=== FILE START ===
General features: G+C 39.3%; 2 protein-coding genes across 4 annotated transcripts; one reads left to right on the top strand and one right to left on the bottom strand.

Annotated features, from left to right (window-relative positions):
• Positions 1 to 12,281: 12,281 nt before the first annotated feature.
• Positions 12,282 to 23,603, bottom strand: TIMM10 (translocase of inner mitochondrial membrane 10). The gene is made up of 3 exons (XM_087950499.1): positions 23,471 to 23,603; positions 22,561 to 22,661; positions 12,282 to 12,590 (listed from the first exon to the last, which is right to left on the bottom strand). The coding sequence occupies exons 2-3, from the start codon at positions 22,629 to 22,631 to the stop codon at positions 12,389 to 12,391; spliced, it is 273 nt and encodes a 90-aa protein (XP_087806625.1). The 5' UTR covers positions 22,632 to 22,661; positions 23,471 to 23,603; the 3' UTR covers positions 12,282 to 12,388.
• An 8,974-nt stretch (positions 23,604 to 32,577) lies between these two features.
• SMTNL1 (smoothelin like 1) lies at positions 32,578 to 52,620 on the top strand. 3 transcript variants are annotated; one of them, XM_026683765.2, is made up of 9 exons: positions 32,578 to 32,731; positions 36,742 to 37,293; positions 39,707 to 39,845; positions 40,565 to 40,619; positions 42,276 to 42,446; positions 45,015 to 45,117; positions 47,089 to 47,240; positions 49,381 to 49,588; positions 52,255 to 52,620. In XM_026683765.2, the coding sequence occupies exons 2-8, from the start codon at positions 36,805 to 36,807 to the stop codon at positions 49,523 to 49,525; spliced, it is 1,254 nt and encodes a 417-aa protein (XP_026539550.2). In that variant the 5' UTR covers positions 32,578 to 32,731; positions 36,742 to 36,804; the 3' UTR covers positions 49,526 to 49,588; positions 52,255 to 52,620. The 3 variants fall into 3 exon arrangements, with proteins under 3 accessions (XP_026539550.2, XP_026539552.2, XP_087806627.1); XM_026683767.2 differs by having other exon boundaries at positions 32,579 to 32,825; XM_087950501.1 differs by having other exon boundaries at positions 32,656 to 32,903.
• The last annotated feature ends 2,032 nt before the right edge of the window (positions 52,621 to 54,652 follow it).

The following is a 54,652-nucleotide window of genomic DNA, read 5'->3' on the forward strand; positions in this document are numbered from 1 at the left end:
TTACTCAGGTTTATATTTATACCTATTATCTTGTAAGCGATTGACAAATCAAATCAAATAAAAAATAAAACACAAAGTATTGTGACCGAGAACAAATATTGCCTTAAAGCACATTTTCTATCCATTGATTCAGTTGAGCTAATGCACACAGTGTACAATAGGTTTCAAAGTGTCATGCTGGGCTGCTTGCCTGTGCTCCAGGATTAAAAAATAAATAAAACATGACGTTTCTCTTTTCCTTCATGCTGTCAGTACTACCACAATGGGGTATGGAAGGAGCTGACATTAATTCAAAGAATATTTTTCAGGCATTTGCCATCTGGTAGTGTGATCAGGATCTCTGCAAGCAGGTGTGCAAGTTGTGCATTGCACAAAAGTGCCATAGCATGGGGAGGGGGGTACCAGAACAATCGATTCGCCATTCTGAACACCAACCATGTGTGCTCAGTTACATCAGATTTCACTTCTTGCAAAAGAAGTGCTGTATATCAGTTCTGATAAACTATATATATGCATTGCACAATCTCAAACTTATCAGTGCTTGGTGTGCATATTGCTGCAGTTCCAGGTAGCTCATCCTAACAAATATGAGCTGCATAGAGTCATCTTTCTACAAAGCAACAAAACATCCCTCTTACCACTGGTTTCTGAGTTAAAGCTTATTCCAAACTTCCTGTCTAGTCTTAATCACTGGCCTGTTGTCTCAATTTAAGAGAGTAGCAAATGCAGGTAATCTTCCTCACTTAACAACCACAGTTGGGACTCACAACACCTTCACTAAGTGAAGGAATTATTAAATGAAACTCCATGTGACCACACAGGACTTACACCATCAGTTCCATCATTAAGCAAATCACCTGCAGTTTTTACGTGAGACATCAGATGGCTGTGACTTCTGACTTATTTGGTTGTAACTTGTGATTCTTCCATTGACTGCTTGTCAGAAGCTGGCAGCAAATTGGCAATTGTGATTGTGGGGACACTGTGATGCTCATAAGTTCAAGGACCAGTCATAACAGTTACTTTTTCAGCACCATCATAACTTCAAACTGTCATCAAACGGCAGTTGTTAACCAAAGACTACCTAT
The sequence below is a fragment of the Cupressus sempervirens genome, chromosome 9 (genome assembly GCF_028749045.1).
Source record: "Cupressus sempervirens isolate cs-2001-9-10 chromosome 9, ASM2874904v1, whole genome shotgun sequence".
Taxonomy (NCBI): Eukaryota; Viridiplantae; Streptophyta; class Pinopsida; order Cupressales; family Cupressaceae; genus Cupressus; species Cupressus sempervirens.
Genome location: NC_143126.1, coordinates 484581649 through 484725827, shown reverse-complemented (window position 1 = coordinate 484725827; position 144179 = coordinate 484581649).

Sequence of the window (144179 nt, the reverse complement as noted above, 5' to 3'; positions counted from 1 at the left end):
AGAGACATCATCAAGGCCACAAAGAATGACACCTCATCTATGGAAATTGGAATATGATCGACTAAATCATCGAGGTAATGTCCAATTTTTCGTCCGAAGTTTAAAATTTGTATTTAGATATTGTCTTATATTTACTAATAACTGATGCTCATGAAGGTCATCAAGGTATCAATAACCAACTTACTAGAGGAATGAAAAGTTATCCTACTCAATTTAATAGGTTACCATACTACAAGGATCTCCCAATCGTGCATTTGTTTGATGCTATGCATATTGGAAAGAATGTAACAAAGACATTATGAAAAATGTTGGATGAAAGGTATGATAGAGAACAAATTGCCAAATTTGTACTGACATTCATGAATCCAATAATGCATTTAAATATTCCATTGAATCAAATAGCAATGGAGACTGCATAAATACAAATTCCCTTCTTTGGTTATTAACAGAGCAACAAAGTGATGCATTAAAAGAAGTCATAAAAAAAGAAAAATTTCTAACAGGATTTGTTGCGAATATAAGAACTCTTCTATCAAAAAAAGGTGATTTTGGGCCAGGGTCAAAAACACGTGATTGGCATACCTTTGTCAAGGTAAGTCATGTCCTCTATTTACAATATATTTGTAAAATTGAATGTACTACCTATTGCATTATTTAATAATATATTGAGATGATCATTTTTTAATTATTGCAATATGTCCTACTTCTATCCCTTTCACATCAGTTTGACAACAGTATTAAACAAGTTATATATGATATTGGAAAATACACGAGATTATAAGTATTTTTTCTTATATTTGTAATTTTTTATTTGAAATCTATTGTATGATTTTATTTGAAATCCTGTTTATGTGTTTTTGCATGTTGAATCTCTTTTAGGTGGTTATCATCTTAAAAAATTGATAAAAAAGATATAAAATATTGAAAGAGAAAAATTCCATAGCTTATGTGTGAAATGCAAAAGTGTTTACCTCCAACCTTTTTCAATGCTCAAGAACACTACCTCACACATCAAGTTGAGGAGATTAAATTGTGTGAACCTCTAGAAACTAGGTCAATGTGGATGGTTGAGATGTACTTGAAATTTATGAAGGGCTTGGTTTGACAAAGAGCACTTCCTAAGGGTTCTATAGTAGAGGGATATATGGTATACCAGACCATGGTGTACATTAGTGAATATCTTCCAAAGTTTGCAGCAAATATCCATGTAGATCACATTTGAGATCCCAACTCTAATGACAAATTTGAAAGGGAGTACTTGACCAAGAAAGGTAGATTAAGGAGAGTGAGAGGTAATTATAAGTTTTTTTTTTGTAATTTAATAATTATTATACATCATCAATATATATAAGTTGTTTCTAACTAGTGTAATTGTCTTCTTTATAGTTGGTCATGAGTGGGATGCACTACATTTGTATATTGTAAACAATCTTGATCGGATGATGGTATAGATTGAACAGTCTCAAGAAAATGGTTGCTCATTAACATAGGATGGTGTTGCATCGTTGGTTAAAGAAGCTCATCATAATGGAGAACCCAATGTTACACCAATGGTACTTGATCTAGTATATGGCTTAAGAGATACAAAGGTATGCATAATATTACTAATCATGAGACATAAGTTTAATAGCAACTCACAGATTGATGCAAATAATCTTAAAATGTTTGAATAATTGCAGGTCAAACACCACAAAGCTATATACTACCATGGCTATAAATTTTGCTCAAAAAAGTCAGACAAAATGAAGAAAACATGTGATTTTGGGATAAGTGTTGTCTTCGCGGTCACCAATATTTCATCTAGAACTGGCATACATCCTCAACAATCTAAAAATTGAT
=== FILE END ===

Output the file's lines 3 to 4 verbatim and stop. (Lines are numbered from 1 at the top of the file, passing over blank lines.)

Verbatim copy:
• Positions 1 to 12,281: 12,281 nt before the first annotated feature.
• Positions 12,282 to 23,603, bottom strand: TIMM10 (translocase of inner mitochondrial membrane 10). The gene is made up of 3 exons (XM_087950499.1): positions 23,471 to 23,603; positions 22,561 to 22,661; positions 12,282 to 12,590 (listed from the first exon to the last, which is right to left on the bottom strand). The coding sequence occupies exons 2-3, from the start codon at positions 22,629 to 22,631 to the stop codon at positions 12,389 to 12,391; spliced, it is 273 nt and encodes a 90-aa protein (XP_087806625.1). The 5' UTR covers positions 22,632 to 22,661; positions 23,471 to 23,603; the 3' UTR covers positions 12,282 to 12,388.